"Laowais are humans," he observes. "Chinese people are humans."
"That's right!" I nod. "We are all humans on this planet."
"You are a human. I am a human."
"Ha ha! You are correct, sir."
"Different minds," he says, pounding his chest, "same heart!"
He is shouting. By now the people around us are staring at him and not at me, a bad sign.

At home and especially abroad, I am a magnet for schizophrenics and raging drunks. When I'm at the pearly gates, I'll be escorted to St. Peter's podium by a ragged army of derelicts and winos who will inform St. Peter in broken English punctuated with OK!s and the occasional thumbs-up that I am a human, that I have a colorful heart, that I once gave them the equivalent of 17 U.S. cents for a hipflask of rice vodka, and for this good deed and many others I should be admitted to the massage parlor at the end of the neon pink tunnel.

"So, er, what kind of work do you do?" I ask.
What Beale describes involves too many hand gestures, seems too intricate and shady for my liking. I ask no further questions. He demands two more beers and tells the waitress to hurry up when the beers don't materialize instantaneously. The woman at the next table comes over to sit with us. She orders a dish of stir-fried mushrooms and watches me eat them. She mentions that she lives in Nanchong and that she has a son. She wants me to teach him English. Howard Beale pulls me into his trenchcoat.
"Do you understand what she's asking you?"
I nod.
"But do you really understand?" he asks.
"She wants me to teach her son English."
"Yes," he nods. "She wants you to teach her 'son' English."
Oh, Christ. Not this again.
"Sorry, ma'am," I say. "I'm a volunteer, so I'm not allowed to teach for money."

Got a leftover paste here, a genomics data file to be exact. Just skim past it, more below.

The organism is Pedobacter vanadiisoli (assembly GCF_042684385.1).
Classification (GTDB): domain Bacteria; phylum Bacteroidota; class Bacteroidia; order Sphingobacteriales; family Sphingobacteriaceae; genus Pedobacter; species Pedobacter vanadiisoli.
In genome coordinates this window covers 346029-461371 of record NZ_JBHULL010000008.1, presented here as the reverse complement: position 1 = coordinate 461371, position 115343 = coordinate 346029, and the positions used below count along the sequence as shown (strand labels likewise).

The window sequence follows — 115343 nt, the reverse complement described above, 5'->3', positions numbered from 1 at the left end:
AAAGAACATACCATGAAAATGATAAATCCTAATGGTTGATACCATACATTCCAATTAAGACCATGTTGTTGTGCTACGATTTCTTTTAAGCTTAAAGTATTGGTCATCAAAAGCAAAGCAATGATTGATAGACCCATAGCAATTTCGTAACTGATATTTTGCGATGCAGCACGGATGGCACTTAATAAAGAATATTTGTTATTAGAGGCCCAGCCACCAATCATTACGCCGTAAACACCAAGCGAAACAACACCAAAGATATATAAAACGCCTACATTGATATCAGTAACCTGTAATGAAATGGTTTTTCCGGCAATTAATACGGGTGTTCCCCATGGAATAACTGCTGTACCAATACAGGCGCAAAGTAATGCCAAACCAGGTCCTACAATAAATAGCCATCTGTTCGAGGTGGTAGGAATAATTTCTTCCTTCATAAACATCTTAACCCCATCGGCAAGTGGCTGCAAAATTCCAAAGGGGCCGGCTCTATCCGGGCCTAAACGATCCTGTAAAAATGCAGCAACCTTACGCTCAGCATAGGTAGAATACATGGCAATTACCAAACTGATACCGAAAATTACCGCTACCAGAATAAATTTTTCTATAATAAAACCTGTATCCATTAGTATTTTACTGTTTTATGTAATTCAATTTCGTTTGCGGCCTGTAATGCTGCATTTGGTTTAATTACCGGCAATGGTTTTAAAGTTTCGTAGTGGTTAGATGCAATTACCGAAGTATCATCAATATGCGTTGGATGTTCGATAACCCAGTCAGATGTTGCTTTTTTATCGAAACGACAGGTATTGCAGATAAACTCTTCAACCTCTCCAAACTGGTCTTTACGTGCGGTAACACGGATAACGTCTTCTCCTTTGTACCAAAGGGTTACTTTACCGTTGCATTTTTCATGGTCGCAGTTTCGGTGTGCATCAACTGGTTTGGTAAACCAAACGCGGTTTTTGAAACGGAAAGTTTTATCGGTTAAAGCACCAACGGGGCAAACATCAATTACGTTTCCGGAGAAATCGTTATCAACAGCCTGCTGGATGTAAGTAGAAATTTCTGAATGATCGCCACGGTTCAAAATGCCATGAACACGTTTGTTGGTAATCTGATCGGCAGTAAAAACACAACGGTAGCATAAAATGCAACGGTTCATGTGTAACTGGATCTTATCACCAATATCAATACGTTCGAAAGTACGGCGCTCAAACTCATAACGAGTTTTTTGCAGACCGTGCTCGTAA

"Oh, you don't have to do it for money," she says.
Beale nudges me in the ribs. He toasts the young woman and me and we empty our glasses. Beale stuffs a hundred-kuai note into the waitress's fanny pack on the way out the garage door.

The three of us walk to the train station. I try to lose them in the crowd, but Howard Beale clings to my backpack and keeps pushing me into the woman from Nanchong. He hands me a cigarette.
"Can I smoke here?" I ask. There is a sign above my head depicting a cigarette with an X through it. It says, confusingly, "SMOKING PERMITTED."
"We can't," Beale says, "but you can."
I light my cigarette and start throwing elbows in an effort to dissolve myself. Beale gets held up at the turnstile. The woman from Nanchong has a ticket for a different compartment, but tells me to wait for her when we get to Nanchong. I noncommittally agree and climb aboard.

I'd sworn off Chinese trains after my last trip to Wanzhou, but this time I manage to score a middle bunk in a sleeper cabin. My cabinmates are from Chengdu, so they don't even blink when a foreigner barges into their quarters with a beer in his hand and an Intro to Philosophy volume tucked under his arm. Someone has an especially cute three-year-old granddaughter who is too bashful to say hello to me. She is clamoring for her imaginary friend, a black scarf with skulls on it, whom she addresses as "Skully." As I'm climbing up to my bunk, one of the pins on my field jacket falls off. The little girl's grandma hands it back to me: it is my Poodleface pin.
"What does it mean?" she asks, staring into the poodle face on the pin.
"My friend gave it to me," I explain. "He was on American television once."
She squints at the poodle face, then back at me, as though Poodleface, American television, and my very laowai existence are as imaginary as Skully, whom she is stuffing into a burlap sack full of radishes while her granddaughter weeps and pees her pants simultaneously.

1 comment:

Anonymous said...

How do you enjoy the food in China? What about the water? Do you find that there are some things you should avoid at all costs?